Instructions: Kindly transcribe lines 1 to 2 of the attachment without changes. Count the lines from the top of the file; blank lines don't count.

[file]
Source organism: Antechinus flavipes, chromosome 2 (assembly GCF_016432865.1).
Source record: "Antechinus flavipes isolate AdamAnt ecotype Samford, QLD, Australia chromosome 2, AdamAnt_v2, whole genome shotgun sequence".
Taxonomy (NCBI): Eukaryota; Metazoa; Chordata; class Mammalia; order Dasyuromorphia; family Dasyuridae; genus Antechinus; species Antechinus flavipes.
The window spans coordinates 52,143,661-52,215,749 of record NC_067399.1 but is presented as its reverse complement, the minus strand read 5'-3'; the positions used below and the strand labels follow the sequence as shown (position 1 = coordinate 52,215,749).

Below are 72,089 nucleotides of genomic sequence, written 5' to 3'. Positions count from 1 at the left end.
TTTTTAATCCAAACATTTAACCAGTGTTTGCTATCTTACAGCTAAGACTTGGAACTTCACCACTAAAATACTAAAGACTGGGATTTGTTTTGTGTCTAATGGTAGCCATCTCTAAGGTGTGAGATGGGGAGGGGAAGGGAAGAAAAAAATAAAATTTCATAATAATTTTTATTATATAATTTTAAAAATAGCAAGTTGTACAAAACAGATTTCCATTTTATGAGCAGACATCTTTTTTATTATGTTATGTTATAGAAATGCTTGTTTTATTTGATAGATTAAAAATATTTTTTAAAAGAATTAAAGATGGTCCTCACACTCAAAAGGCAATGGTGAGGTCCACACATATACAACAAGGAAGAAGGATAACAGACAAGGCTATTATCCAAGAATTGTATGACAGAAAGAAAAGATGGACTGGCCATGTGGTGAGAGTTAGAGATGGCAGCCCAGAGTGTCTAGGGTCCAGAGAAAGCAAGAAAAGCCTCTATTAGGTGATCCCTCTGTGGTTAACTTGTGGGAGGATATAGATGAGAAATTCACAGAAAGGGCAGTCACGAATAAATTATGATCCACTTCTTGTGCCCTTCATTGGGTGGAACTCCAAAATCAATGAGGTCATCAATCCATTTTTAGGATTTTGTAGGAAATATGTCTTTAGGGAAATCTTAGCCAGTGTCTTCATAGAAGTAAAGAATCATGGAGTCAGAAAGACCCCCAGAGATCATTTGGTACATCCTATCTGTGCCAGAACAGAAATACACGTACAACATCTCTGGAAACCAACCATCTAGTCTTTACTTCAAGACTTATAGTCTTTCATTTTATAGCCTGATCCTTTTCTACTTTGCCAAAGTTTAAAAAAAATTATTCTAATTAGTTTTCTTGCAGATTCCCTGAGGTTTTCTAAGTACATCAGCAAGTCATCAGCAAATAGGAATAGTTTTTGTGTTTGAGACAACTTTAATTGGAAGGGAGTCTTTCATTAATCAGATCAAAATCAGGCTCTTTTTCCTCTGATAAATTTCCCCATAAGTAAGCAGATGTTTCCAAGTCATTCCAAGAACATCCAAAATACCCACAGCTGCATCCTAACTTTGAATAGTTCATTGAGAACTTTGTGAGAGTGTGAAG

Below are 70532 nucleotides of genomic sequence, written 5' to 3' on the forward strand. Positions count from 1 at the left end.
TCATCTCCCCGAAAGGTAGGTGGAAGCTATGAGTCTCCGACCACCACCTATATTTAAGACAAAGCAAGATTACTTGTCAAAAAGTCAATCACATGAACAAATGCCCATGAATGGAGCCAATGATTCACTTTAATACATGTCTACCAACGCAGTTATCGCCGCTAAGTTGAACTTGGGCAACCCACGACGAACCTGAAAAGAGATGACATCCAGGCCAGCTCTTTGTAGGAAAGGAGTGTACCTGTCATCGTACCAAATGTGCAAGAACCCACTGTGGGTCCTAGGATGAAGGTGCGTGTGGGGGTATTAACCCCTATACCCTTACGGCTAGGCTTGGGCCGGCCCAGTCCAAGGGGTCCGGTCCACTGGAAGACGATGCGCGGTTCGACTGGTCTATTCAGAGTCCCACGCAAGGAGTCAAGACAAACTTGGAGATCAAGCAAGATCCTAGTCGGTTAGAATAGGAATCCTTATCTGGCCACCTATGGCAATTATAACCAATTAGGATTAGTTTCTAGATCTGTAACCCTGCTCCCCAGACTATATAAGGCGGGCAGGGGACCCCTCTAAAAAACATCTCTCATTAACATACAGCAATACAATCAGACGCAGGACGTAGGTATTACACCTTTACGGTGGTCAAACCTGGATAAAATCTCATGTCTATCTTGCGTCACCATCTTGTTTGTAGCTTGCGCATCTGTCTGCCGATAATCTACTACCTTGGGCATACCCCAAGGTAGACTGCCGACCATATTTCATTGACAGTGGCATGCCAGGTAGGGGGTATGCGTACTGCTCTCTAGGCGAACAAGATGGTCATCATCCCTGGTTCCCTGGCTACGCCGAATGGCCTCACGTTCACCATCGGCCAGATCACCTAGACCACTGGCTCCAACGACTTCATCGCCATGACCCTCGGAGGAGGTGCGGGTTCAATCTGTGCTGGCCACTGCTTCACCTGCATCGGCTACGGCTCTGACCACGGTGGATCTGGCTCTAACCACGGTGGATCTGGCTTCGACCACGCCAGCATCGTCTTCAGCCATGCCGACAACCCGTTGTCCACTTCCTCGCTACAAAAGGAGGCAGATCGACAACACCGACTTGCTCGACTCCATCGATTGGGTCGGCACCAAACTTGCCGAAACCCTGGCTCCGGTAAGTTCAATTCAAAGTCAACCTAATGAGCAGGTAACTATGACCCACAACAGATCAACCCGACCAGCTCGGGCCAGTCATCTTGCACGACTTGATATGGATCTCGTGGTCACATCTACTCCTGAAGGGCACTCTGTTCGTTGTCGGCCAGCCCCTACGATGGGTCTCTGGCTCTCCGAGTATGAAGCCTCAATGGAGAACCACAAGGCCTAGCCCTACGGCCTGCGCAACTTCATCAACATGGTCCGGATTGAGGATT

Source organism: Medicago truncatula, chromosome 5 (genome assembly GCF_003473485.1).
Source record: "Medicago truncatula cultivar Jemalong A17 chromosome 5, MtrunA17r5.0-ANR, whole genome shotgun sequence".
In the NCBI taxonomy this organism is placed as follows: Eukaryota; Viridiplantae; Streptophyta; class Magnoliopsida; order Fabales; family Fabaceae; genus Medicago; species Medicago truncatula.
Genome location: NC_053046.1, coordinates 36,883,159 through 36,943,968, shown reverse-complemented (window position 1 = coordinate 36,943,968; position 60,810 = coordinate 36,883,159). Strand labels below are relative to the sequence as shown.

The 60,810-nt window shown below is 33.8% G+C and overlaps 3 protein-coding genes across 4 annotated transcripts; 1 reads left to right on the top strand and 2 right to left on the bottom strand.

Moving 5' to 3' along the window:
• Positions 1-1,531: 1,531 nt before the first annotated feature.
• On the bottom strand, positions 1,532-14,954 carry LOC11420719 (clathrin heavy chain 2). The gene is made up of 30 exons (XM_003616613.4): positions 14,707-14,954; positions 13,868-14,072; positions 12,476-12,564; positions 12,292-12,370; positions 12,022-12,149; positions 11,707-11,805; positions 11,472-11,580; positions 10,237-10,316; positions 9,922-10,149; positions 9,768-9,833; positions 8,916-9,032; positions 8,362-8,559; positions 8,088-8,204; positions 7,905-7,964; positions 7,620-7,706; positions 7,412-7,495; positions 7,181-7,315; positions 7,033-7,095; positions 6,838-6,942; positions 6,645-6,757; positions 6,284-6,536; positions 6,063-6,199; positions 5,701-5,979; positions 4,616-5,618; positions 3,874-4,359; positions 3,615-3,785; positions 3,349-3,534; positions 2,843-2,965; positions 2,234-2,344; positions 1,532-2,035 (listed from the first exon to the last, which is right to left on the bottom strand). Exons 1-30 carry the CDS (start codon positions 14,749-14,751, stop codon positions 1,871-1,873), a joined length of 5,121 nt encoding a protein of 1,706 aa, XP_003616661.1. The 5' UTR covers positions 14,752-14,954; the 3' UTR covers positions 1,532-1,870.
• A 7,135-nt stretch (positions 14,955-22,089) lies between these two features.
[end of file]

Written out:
Source organism: Antechinus flavipes, chromosome 2 (assembly GCF_016432865.1).
Source record: "Antechinus flavipes isolate AdamAnt ecotype Samford, QLD, Australia chromosome 2, AdamAnt_v2, whole genome shotgun sequence".